You’ve been dreaming of adding a covered riding arena to your property. Maybe you teach riding lessons and need a better space to work with your students. Or maybe you just want somewhere you can ride when the weather’s less than ideal. Whatever the case, you’re itching to start building!
Choosing a horse arena kit from Hansen Pole Buildings is a cost-effective way to get the arena you’ve always dreamed of without a complicated installation process. The kit comes with detailed instructions, so it’s possible to construct the arena on your own and save on construction costs.
Of course, picking out a covered or indoor pole barn isn’t the only decision you’ll need to make before you begin working on your riding arena. Check out six more important factors to consider below.
Covered or Enclosed?
One of the first things you’ll need to figure out is whether you want a true indoor riding arena, or whether you just want a covered space to ride your horses. If you live in a warmer area, like Texas, an open pole building with a metal roof will likely be enough: you’ll have natural air circulation and protection from the sun. If you live somewhere with colder winters, like the Midwest, you’ll need an enclosed arena to be truly protected from the elements. If you go with an indoor riding arena, you’ll also need to install a ventilation system.
In order to keep you and your horses comfortable while you’re riding, you should consider adding insulation to your metal roof. Proper insulation can prevent your covered riding arena from becoming a freezer in the winter and an oven in the summer.
Since Hansen Pole Buildings offers custom pole barn kits, you can choose dimensions based on your planned uses for your indoor riding arena. If it’s just going to be you riding in the arena when the weather’s bad, a smaller space might do. If you teach group riding lessons, you’ll likely want a larger arena that can comfortably accommodate multiple horses and riders at the same time. If you and your horse do dressage, you’ll want to build a standard dressage arena so that you can practice your transitions and cueing.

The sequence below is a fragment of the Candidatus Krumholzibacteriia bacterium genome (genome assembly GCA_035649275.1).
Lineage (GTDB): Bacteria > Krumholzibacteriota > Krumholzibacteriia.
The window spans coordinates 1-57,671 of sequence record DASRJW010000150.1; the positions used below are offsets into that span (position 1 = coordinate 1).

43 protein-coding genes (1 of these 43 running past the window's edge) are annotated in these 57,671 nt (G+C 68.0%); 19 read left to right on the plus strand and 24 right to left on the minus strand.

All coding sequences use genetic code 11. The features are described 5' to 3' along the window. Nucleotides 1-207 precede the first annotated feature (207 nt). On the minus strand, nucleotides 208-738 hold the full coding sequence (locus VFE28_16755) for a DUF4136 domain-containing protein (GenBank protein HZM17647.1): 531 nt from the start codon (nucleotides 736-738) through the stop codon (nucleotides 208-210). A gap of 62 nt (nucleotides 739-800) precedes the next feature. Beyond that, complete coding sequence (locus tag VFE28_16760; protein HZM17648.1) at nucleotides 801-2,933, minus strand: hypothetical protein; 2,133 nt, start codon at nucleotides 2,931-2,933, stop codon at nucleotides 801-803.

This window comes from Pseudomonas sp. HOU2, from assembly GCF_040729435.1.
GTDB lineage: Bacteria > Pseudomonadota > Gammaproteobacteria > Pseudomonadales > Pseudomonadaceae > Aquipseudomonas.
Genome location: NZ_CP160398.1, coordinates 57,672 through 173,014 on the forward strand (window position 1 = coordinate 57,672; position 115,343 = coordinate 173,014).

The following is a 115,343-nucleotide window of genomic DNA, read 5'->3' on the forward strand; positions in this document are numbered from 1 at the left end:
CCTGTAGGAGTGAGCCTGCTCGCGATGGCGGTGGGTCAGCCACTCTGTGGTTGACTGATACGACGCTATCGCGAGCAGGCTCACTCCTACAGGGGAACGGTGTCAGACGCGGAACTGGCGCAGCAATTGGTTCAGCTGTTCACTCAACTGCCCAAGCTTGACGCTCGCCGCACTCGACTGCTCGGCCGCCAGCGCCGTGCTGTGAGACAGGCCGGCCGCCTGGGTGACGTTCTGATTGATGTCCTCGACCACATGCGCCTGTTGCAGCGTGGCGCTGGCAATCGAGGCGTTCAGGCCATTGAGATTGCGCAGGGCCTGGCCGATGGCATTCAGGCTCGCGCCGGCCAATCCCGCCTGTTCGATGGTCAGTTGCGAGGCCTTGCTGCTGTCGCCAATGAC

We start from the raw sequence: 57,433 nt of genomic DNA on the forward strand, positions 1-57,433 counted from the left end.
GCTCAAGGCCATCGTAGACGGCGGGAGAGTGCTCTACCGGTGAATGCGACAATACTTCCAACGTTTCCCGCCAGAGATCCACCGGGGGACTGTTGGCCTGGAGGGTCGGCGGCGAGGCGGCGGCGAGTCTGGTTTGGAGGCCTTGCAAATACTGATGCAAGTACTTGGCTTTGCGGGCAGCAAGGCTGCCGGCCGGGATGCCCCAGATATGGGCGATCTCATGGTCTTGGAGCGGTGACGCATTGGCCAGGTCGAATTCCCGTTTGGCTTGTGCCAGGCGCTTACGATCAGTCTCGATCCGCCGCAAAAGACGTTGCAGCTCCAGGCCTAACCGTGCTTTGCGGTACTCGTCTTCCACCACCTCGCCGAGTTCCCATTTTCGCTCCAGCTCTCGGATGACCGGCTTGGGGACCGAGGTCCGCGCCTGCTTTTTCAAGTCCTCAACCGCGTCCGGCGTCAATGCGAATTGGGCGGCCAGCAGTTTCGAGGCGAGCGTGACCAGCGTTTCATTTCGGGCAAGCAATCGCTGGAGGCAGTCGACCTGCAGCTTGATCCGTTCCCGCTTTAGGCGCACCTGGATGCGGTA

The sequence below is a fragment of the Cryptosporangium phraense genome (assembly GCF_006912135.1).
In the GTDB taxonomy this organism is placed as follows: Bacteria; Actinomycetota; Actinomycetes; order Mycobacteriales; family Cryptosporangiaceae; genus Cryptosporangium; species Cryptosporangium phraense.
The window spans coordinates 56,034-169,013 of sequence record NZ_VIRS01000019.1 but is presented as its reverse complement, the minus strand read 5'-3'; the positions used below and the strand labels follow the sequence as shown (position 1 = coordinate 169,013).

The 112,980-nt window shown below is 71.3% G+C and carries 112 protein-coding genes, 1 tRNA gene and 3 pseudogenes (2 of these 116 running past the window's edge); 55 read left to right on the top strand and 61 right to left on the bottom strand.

Base and Footing
It’s not just what’s overhead that matters when it comes to building a covered riding arena. You’ll also need to consider the materials you’ll use for the arena base and footing. Horse Journals recommends an approximately four-inch base of compacted limestone screening over the top of a clay, sand, or aggregate fill. For your footing, you’ll likely want to choose a high-quality sand or sand mix. This will give your horse traction while also providing shock absorption.
You don’t want your brand new arena to be flooded, so you’ll need to choose a location that is higher than the surrounding area. You may also want to consider where the sun will be coming from at the time of day you’re most likely to ride.
Sure, it’s not the most fun part of adding a covered riding arena, but before you get started, you’ll need to check your local building codes to make sure you’re in compliance. For example, some areas will have snow or wind load requirements that you need to make sure you’re meeting. Some regions will also require you to get a building or land use permit.
Take the time to carefully plan for your pole building riding arena and you’ll end up with a comfortable space where you can ride your horses year round for many years to come.
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